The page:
You refuse to put yourself out there because you’re afraid of being rejected. Meanwhile, you’re also not allowing people to accept the real you.
Rejection is a part of life, you’re not for everyone it’s okay, it’s nothing to be afraid of.
Don’t get so caught up in the people that don’t want you, they’re not your people. Give the others a chance. How do you expect to find your people if you aren’t even willing to show them who you really are?
It’s so interesting that often in different types of relationships we hold back instead from just being ourselves and allowing things to work out the way they’re meant to be.
You make a conscious effort to be less of yourself instead of just modelling what you want from your relationships. This choice leaves you feeling unfulfilled. You may end up finding yourselves in spaces you don’t want to be in, sometimes even with people you don’t really like because you have sacrificed your true self.
I think sometimes we’re scared to be ourselves for fear of rejection and so we wait for others to go first and be open. But if you find yourself in a space where you think you’ll be rejected for simply being yourself, then deep down (or maybe even just beneath the surface), you know that you’re somewhere you don’t really want to be.
Perhaps you want people in your life that you can be vulnerable with, yet when you have the opportunity to open up you choose to resist. And if the people around you aren’t being vulnerable with you, you end up feeling frustrated. But I think it’s fair to ask yourself, if you’re not willing to open up why should anyone else?
And in the grander scheme, if you aren’t willing to show up as your truest self in your relationships, why should you expect anyone else will?
Language is pretty important. What we say and the words we choose to use can be impacted by how we choose the world or even change how we see the world.
An example of this that I practice is not referring to things as bad or negative. Instead I’ll use words like unexpected, interesting, challenging, growth points and so on.
Something unexpected is just something you didn’t plan for, something interesting is something that has caught your attention, something challenging is something that can be overcome and a growth point is something you learn from.
Choosing to see things that way in my experience is much more beneficial.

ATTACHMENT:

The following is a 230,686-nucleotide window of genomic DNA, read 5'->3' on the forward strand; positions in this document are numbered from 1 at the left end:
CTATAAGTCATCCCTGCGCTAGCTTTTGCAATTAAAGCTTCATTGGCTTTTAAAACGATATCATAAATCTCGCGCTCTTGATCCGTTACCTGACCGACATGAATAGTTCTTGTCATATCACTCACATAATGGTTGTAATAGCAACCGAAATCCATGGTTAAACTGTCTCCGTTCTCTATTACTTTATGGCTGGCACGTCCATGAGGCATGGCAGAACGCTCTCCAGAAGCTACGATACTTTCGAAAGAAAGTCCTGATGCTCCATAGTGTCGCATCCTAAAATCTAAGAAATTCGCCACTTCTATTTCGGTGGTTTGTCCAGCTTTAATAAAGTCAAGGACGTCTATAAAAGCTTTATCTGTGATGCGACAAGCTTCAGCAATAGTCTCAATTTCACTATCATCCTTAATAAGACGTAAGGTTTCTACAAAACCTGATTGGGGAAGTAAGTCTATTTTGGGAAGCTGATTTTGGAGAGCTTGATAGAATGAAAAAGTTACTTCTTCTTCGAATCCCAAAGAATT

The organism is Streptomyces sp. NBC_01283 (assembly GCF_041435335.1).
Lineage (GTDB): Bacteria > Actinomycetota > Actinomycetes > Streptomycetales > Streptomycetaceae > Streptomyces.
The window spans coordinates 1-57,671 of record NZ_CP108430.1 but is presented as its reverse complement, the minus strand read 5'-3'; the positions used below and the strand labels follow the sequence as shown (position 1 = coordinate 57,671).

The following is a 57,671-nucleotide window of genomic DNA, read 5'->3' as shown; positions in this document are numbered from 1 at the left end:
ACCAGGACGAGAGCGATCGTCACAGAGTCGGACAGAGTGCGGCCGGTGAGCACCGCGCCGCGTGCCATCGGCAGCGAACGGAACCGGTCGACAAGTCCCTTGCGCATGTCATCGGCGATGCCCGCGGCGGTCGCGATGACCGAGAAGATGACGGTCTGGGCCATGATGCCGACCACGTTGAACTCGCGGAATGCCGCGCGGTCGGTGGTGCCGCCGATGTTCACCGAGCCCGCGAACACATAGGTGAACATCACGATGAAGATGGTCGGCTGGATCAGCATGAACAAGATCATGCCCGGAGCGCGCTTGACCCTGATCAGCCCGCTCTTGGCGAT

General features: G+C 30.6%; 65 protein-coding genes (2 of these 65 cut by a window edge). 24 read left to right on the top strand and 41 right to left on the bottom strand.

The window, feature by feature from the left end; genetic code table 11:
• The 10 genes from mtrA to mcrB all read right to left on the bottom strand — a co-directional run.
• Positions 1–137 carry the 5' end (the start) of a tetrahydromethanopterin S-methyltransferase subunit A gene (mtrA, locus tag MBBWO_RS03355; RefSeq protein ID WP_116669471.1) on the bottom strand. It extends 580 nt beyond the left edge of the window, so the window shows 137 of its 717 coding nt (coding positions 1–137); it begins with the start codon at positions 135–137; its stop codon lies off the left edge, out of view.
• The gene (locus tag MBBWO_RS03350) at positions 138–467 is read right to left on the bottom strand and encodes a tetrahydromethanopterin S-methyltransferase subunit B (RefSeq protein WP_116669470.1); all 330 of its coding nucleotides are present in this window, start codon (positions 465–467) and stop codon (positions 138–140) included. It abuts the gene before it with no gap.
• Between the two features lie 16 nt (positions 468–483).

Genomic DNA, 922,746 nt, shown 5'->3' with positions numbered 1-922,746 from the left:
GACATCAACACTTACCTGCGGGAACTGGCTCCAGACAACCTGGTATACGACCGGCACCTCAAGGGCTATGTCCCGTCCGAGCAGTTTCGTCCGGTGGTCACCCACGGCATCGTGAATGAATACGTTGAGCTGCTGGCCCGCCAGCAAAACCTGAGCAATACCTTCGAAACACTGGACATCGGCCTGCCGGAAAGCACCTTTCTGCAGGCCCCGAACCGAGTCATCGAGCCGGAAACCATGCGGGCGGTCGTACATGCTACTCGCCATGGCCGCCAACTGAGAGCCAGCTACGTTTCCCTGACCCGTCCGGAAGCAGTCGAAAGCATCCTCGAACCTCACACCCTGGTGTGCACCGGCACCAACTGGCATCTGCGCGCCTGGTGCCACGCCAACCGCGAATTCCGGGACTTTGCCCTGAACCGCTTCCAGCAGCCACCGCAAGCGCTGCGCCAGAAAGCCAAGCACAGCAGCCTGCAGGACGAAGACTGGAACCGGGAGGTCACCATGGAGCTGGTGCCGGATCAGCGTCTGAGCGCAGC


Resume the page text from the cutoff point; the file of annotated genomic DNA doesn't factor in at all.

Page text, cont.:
Let’s say you apply for a job and don’t get it. In my experience viewing the unideal outcome as bad just gives the inner monologue a chance to run wild and after a few minutes you’ll find yourself thinking that you’re world is over.
But on the other hand if you view the rejection as a growth point you might realise that you didn’t really want the job, you could have filled out your application better or perhaps you just learn the lesson that not everything you want was meant to be.
You spend a large amount of your formative years trying to figure yourself out. You’re favourite colour, what you like to eat and the kinds of movies you like to watch.
But it goes much deeper than that. Perhaps it’s what political party you want to support, your career path, whether you want to get married or have kids, who your friends are, your opinion on world issues and the sort of place you want to live.
However, sometimes these things change. Perhaps you wanted to be an Accountant at 19 but years later you now want to be a Visual Merchandiser.
Changing your path might feel difficult because it goes against the person you thought you were, the character of you that you created.
Suddenly other aspects of yourself may no longer seem to fit because one part of you has changed.
This is the point where many choose not to change.
I’ve wanted to be an accountant for long so I may as well stick with it.
It’s going to be so hard to become a Visual Merchandiser so I may as well stick with a more stable option.
The thing is though you’re allowed to change, not only from childhood to adulthood but day to day.
As you gain new experiences, your perspectives will change. Don’t reject your development and hold yourself back.
Some things are meant to happen but that doesn’t mean they’ll be easy or that they won’t make us sad.
But we often have a way of making these things worse.
We often think that ‘bad’ things or inconvenient things aren’t supposed to happen instead of just acknowledging that they’re apart of life.
Things like heartache, rejection, stress or challenges in life.
I’ve learnt that these situations often end up so much worse because of how we react towards them.
For example you don’t get the job you wanted and you react by thinking that there must be something wrong with you, that it’s hopeless, that you’ll never find a job.
But in reality every human that has ever lived has experienced rejection at some point. People get rejected from jobs all the time because when 10 people are interviewed for one vacancy there can only be one winner.
A good tip is to train yourself to acknowledge these things as a part of life and have a plan for how to manage them. So, maybe the next time you get or feel rejected you can just take it for what it is instead of internalising it.
But make it humorous.
How many times have you gone into a situation and rejected yourself or put yourself down before others had the chance?
And of course you don’t just say it out right, you make a joke because everyone likes to laugh. If it’s at your expense, maybe they’ll keep you around.
It’s interesting to identify the why behind your actions or the actions of others. It gives you a greater understanding and the opportunity to practice compassion.
So, maybe you could stop making those self deprecating jokes and try a vulnerable conversation with a friend (or someone else you’re comfortable talking to) instead.